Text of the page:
While I was in the Marines, I did not need to concern myself with the cost of medicine. Uncle Sam paid for it. That meant, if I could see a doctor, I was treated well. It also meant that if I had the flu, I worked sick.
The alternative was to wait three hours to be seen. Most of time, I would see a corpsman, not a doctor. He would give me a bottle of aspirins and give me light duty for 24 hours, which meant I went back to work. I learned the pattern early and didn’t bother trying to see a doctor anymore.
The hitch was that without the light duty authorization, they could make me do some heavy work. Actually, they did that anyway.
It is, sort of, a picture of communism. Everyone gets paid the same and everyone has to do the same amount of work. Unless I was falling down sick, I did as much as everyone else. Also, they had someone with a few stripes making sure I did it.
Once I became a civilian, if was sick, I called in. I was able to do that eight times a year. Mostly, I only used two or three sick days a year. When I worked for a bank, I worked 3 1/2 years straight. Didn’t miss a day. Still, if I got sick, I could take a few days off without getting an excuse from the doctor.
More important, If I felt bad enough, I could actually see a doctor, usually in an hour or two. Nowadays, I do have to wait some, but I still see a real doctor. When I was having chest pains, there was no wait at all.
The real problems with the military medical system started after I got married. I had a four year old that was having problems breathing at night. I did get him in to see a doctor twice. Both times he was diagnosed with tonsillitis. He prescribed some meds and sent him home both times.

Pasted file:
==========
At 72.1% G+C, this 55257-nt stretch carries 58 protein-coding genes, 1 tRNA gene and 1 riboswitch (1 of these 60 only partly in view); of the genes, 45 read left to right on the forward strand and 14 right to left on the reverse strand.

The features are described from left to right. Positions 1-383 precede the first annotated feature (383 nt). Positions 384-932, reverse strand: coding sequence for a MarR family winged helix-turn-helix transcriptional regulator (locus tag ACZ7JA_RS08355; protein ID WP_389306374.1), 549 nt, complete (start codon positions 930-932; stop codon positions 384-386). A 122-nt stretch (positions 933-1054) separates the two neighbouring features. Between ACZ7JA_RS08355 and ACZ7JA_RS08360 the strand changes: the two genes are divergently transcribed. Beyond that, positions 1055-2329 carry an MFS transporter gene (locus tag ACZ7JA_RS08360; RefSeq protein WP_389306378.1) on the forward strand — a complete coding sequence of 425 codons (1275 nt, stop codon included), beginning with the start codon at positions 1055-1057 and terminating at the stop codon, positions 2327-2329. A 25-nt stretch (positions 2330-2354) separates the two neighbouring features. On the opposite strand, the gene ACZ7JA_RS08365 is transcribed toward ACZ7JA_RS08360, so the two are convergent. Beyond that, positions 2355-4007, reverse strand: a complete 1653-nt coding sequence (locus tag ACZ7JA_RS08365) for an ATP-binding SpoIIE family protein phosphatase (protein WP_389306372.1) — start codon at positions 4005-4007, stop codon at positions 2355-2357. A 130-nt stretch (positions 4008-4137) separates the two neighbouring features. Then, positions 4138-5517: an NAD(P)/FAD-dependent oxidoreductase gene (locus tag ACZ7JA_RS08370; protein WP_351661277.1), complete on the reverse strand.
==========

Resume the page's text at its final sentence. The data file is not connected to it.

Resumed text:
The worst part was that the symptoms always got worse at night. If getting into see a doctor was difficult during the day, it was ten times worse at night. Actually, to some degree that is true with civilian doctors too. There seems to be an unwritten law somewhere that if you’re going to get sick, do it between 8 am and 5 pm, Mon through Fri. Fridays are frowned on too.
It was only after taking my son to a private doctor I found out that he nearly died from lack of air. He removed the tonsils and he hardly had another sick day in his life. Bear in mind that I was a Sgt at the time (E5). I cannot imagine what privates and PFCs go through. They can’t afford to go to a private doctor. On the other hand, I cannot imagine a general ever having to wait a minute for a doctor. Indeed, sometimes, I suspect the doctor goes to him.
It is sort of the way it is with social medicine. Most cannot go to private doctors. There are none. Under socialism, the state pays for the doctors. If you want to see a private doctor, you would have to go to another country. It is exactly what the Canadians have been doing for years. When their socialistic system is inadequate, they just visited doctors in the US. Going to a private doctor in Canada is not allowed.
However, if you happen to be one of the members of the Canadian government, your chances of having to wait for bypass surgery are inversely proportional to your position.
I am not saying that private medicine is perfect. It is far from it. But it is better than free medical. Take it from one who has seen it first hand. By the way, when we went on Obama care, it was far worse than private medical for me. I was paying a grand a year for my wife for five years and she only used it once. That is even worse than what I had in the Marines. It was not only bad medical but I had to pay for it too.
By the way, they only thing they can do to make Obama care worse is to put Fauci in charge of it.